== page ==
Figure 9

Figure 9. The isobaric cooling flow model divided into the contributions from various temperature ranges, 0.375 to 0.75 keV (blue), 0.75 to 1.5 keV (green), 1.5 to 3 keV (yellow), 3 to 6 keV (red).

Figure 10

Figure 10. Two models compared with the Reflection Grating Spectrometer data of a sub-sample of massive cooling flows. The blue histogram is the RGS data, the green curve is the standard cooling-flow model, and the red is an empirical model where emission from the standard cooling-flow model is allowed to be adjusted in specific temperature ranges. The spectrum is taken from a 5 by 20 arcminute region of the core.

Figure 11

Figure 11. The same as the previous figure, but for a sample of intermediate mass clusters.

Figure 12

Figure 12. The same as the previous two figures, but a sample of low mass clusters and groups of galaxies.

Figure 13

Figure 13. The relative amount of emission in various temperature ranges from a sample of 14 clusters obtained with the Reflection Grating Spectrometer on XMM-Newton. Each cluster is a different color, and each cluster has four points. Points that are not upper limits are connected by a straight line. The standard cooling flow model predicts the same amount of emission in each temperature range or a horizontal line. The data, however, are clearly inconsistent with that model. The detected emission has a much steeper distribution in temperature and many upper limits are a factor of several below the prediction. Adapted from Peterson et al. (2003).

Figure 14

Figure 14. Same as the previous figure, except the points are normalized to the maximum temperature in the fit. A more systematic trend is seen where the emission follows a linear or quadratic form in temperature (dotted lines). There is significant scatter in the points, but there does appear to be a "self-similar" violation to the standard cooling flow model (dashed line). Adapted from Peterson et al. (2003).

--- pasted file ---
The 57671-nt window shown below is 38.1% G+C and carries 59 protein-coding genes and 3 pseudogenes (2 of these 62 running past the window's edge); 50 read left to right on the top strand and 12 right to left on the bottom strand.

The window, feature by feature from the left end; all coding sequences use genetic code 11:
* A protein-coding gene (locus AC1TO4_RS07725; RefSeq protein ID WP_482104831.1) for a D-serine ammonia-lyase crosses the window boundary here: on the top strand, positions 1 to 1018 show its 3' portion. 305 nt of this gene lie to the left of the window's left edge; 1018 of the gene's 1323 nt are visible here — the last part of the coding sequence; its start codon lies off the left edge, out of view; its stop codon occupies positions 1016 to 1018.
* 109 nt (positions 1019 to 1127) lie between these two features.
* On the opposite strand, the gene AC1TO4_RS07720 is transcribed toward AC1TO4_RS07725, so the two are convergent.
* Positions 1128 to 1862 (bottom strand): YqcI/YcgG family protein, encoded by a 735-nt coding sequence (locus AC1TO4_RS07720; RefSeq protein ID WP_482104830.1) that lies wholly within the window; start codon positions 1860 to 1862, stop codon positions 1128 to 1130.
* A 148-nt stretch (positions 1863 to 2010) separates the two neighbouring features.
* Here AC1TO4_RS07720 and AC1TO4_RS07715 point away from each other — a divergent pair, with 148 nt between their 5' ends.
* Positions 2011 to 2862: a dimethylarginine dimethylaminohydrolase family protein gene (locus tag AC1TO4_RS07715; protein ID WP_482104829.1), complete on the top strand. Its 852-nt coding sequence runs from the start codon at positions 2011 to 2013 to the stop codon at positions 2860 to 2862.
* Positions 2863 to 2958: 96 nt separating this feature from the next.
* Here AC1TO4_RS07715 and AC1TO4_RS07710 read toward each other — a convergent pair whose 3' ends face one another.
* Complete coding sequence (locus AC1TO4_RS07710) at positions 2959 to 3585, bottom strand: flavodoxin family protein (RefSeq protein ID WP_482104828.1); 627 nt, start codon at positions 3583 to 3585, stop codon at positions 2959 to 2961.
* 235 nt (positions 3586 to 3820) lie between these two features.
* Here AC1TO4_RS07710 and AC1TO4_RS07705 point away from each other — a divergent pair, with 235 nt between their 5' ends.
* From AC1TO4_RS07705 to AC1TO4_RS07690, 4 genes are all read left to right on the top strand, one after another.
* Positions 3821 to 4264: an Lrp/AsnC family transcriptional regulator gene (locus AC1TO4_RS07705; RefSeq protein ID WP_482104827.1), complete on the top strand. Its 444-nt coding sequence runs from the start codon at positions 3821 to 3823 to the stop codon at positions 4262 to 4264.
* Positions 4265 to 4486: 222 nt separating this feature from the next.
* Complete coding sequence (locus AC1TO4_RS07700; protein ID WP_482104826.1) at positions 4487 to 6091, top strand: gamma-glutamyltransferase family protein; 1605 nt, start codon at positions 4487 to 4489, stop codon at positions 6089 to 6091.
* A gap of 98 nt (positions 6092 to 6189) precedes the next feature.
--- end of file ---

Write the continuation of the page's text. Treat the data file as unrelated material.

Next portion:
At this point, there has been no significant evidence for any significant difference between cooling flows of similar cluster mass. This poses some challenges for heating models where there is a time-dependence to the process. There also has been no evidence from X-ray spectroscopy that there are significant quantities of plasma at low X-ray temperatures above the expectation of the cooling flow model. In other words, Figure 14 shows a monotonically decreasing violation of the cooling flow model and no evidence for gas piling up at some intermediate temperature. This presents some challenges for continuous heating model that do not reheat the gas completely. For both of these reasons, it is not straight-forward to interpret these results in the context of any heating model regardless of the mechanism.

Finally, it is worth noting that these results generally are displaying the X-ray spectrum of the entire cooling flow volume. There is considerable work that is continuing to actually study the changes in the emission spectrum as a function of spatial position inside the cooling flow. These studies are difficult since determining a spatially-resolve differential emission measure require both high angular resolution and high spectral resolution. Following, we discuss some attempts to study the spatial-dependence of the X-ray emission of cooling flow at moderate spectral resolution.

5.5. Recent Spatially-resolved Spectro-photometric Observations

The RGS results obtained at high spectral resolution have been augmented with further studies at low resolution that attempt to study the spatial distribution in greater detail (David et al. 2001, Böhringer et al. 2001, Molendi & Pizzolato 2001, Schmidt et al. 2001, Ettori et al. 2002, Johnstone et al. 2001). In general, it has also been demonstrated that the low spectral resolution observations obtained with XMM-EPIC and Chandra, which are far more numerous, are generally consistent with the RGS observations. Significantly smaller mass deposition rates have been measured when the cooling flow model has been applied. Similarly, cut-off cooling flow models have been shown to be consistent with the data. Needless to say, a larger range of models can be applied to the low resolution data and still be statistically consistent with the data. In general, it appears that there is no strong evidence for any significant amount of cold gas (below 1/3 of the maximum temperature) in any cluster.

The radial profile of the temperature distribution in cooling flows is currently in dispute. It is clear that the ICM has a much narrower range of temperatures than compared to the standard cooling flow model as established by the RGS observations. It is not so clear, however, how narrow that distribution is at any given radius. Molendi & Pizzolato (2001) have argued that the ICM is nearly isothermal at a given radius and any departure from this is due solely to azimuthal variations. Buote et al. (2003) and Kaastra et al. (2004) have argued, however, that nearly a factor of two range of gas temperatures exists at any radius.